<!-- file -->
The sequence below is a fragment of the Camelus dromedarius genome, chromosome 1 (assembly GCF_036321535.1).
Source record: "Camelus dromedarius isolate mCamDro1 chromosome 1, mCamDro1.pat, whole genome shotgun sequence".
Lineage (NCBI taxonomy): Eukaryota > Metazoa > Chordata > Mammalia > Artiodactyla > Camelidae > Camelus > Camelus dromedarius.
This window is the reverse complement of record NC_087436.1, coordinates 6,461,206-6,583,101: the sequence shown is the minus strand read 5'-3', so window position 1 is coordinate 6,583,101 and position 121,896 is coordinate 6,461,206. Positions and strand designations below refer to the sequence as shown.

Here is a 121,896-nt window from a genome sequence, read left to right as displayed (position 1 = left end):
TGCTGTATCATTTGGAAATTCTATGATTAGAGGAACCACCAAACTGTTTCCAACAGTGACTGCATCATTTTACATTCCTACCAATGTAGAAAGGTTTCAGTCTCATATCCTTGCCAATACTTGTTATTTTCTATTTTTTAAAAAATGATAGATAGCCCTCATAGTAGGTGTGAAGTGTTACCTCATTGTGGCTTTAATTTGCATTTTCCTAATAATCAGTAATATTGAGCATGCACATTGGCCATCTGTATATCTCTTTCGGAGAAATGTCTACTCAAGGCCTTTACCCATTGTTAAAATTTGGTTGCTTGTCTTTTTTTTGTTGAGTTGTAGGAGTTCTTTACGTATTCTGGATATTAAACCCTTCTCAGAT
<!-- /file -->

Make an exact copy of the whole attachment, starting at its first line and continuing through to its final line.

The sequence below is a fragment of the Camelus dromedarius genome, chromosome 1 (assembly GCF_036321535.1).
Source record: "Camelus dromedarius isolate mCamDro1 chromosome 1, mCamDro1.pat, whole genome shotgun sequence".
Lineage (NCBI taxonomy): Eukaryota > Metazoa > Chordata > Mammalia > Artiodactyla > Camelidae > Camelus > Camelus dromedarius.
This window is the reverse complement of record NC_087436.1, coordinates 6,461,206-6,583,101: the sequence shown is the minus strand read 5'-3', so window position 1 is coordinate 6,583,101 and position 121,896 is coordinate 6,461,206. Positions and strand designations below refer to the sequence as shown.

Here is a 121,896-nt window from a genome sequence, read left to right as displayed (position 1 = left end):
TGCTGTATCATTTGGAAATTCTATGATTAGAGGAACCACCAAACTGTTTCCAACAGTGACTGCATCATTTTACATTCCTACCAATGTAGAAAGGTTTCAGTCTCATATCCTTGCCAATACTTGTTATTTTCTATTTTTTAAAAAATGATAGATAGCCCTCATAGTAGGTGTGAAGTGTTACCTCATTGTGGCTTTAATTTGCATTTTCCTAATAATCAGTAATATTGAGCATGCACATTGGCCATCTGTATATCTCTTTCGGAGAAATGTCTACTCAAGGCCTTTACCCATTGTTAAAATTTGGTTGCTTGTCTTTTTTTTGTTGAGTTGTAGGAGTTCTTTACGTATTCTGGATATTAAACCCTTCTCAGAT